BranchCircuit, Feeder and Service Calculations, Part XXX
by Charles R. Miller
Published: August 2008
Article 220 – Load Calculations
220.55 Electric Ranges and Other Cooking Appliances—Dwelling Unit
Knowing where to find load calculation requirements
and understanding how to perform the calculations in accordance with
the National Electrical Code (NEC) is essential for the professional
electrician. Before selecting conductors, overcurrent protection,
panelboards and even raceways, loads must be calculated. Decisions must
be made about which loads will be on each branch circuit and how many
branch circuits will be needed. Decisions must also be made about
feeders and services. Branchcircuit, feeder and service load
calculations are in Article 220 of the NEC. Article 220 is divided into
five parts. General requirements pertaining to branchcircuit, feeder
and service load calculations are in Part I. Part II contains
calculation provisions for branch circuits. Feeder and service
calculation requirements are in Part III. Although not official, Part
III is commonly referred to as the “standard load calculation method.”
Optional feeder and service load calculation provisions are in Part IV
of Article 220. This part contains optional load calculation procedures
for a single dwelling unit, an existing dwelling unit, a multifamily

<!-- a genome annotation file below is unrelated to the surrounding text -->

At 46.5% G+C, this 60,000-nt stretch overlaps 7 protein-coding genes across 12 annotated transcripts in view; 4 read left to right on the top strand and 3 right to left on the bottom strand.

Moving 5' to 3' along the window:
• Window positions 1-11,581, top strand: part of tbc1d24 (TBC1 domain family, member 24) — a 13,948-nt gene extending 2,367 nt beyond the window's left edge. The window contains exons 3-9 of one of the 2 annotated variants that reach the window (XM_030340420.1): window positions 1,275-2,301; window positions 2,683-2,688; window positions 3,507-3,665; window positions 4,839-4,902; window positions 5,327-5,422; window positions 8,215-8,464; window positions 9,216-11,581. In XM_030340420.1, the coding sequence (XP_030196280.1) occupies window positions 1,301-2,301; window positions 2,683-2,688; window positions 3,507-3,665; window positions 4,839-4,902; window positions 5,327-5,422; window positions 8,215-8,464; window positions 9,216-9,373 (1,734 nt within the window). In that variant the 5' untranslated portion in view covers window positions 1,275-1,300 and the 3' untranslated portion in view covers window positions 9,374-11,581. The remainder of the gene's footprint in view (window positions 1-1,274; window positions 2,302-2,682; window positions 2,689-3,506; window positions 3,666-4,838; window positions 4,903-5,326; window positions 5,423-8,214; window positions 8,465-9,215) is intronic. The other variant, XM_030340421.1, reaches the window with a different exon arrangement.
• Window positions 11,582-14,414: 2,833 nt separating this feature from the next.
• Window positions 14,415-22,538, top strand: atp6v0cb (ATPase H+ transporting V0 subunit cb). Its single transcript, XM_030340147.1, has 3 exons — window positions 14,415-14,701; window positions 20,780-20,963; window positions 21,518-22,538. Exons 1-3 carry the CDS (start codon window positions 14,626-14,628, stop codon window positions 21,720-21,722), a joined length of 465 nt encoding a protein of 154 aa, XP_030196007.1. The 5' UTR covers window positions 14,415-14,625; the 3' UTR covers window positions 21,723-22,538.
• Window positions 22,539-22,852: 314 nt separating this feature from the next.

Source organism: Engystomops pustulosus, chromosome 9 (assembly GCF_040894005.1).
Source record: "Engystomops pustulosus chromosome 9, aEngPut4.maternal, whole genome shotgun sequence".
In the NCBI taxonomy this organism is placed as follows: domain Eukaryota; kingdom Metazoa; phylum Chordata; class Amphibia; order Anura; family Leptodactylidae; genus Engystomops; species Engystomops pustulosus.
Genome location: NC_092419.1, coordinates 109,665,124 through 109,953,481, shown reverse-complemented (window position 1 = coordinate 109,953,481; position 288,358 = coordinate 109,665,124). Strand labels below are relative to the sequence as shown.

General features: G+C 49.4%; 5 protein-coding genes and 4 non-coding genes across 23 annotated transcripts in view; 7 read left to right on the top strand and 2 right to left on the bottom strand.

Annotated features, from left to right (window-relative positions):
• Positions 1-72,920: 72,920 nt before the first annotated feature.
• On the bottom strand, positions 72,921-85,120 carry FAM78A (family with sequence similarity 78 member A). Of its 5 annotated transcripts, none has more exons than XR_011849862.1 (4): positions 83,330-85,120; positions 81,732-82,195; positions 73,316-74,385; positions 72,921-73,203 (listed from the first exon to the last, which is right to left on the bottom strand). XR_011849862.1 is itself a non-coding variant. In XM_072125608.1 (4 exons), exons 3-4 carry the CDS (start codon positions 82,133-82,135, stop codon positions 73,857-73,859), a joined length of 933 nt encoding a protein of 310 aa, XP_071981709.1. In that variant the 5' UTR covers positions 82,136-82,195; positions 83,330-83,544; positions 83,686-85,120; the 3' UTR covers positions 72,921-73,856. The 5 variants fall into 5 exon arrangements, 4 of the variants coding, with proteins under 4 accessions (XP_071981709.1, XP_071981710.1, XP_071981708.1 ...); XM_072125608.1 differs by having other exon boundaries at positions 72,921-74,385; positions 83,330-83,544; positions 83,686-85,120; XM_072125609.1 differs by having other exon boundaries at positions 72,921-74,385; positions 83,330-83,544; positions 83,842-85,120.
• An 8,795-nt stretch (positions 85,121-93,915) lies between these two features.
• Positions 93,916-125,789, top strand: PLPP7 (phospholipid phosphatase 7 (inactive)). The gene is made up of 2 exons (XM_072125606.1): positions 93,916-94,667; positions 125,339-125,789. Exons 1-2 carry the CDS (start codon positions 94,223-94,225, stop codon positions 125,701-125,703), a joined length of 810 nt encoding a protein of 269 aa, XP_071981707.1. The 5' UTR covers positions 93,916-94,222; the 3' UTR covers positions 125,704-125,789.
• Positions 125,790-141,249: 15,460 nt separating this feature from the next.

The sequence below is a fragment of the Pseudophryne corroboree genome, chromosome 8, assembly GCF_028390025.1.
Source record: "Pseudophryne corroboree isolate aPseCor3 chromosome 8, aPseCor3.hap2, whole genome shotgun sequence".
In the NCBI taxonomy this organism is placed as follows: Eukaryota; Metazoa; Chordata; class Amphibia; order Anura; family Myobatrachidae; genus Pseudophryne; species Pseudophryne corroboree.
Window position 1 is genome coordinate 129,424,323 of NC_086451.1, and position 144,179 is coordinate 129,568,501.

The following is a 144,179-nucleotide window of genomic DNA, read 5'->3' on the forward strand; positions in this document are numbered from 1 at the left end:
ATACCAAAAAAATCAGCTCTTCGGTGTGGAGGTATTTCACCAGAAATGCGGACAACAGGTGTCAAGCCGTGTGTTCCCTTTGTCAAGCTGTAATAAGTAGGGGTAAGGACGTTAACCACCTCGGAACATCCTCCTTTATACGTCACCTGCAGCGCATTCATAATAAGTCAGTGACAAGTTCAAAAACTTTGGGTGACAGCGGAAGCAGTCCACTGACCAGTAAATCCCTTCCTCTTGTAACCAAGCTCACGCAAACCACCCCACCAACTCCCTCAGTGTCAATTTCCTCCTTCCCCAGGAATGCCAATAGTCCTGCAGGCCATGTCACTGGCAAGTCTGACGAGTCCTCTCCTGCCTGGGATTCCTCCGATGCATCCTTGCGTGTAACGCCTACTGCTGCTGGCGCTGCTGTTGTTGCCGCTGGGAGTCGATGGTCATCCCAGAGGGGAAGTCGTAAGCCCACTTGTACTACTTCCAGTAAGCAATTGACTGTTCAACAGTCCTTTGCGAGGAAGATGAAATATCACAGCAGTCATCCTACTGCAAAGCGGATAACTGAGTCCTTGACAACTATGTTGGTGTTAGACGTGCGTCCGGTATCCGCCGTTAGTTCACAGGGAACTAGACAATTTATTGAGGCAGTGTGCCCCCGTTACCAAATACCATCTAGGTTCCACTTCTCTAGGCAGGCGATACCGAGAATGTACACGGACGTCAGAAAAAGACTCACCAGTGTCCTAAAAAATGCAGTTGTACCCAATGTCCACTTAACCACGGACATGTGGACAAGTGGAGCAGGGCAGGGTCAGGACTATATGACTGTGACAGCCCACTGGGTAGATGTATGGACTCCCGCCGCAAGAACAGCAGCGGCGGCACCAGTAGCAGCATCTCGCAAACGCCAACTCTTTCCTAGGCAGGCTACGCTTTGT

dwelling, two dwelling units, a school, an existing installation and a
new restaurant. As the name implies, the optional calculation method is
an alternative calculation method that is permitted in accordance with
Part IV. Farm loads must be calculated according to the requirements in
Part V.
Last month’s column covered
electric cooking equipment in 220.55. This month, the discussion
continues with calculating loads for electric ranges and other cooking
appliances in dwelling units.
Household
electric ranges, wallmounted ovens, countermounted cooking units and
other household cooking appliances can be added to a load calculation
at the full kilowatt rating of the equipment or can be calculated in
accordance with 220.55 and Table 220.55. When using Table 220.55 to
find the cooking equipment’s rating for the service or feeder, the
kilowatt rating from the table will be lower than the equipment’s
nameplate rating. The lower or reduced kilowatt rating is referred to
as the demand load. Column C provides the maximum demand load in
kilowatts (kW) for cooking equipment over 8¾ kW through 12 kW. Either
the first or second note under Table 220.55 applies when one or more
ranges are individually rated more than 12 kW but not more than 27 kW.
Use the first note when all the ranges are rated the same. Use the
second note when the ranges are not rated the same. Where at least one
range is rated over 12 kW through 27 kW and at least one range is rated
more than 8¾ kW but not more than 27 kW, the second note applies. When
using this note, any range with a nameplate rating that is less than 12
kW must be changed to 12 kW before finding the average value of rating.
Find the average value of rating by adding together the ratings of all
ranges to obtain the total connected load, and then divide by the
number of ranges. The maximum demand in Column C shall be increased 5
percent for each kilowatt or major fraction thereof by which this
average value exceeds 12 kW.
The
process of using 12 kW for any range rated less than 12 kW is a
critical step in calculating in accordance with Note 2 under Table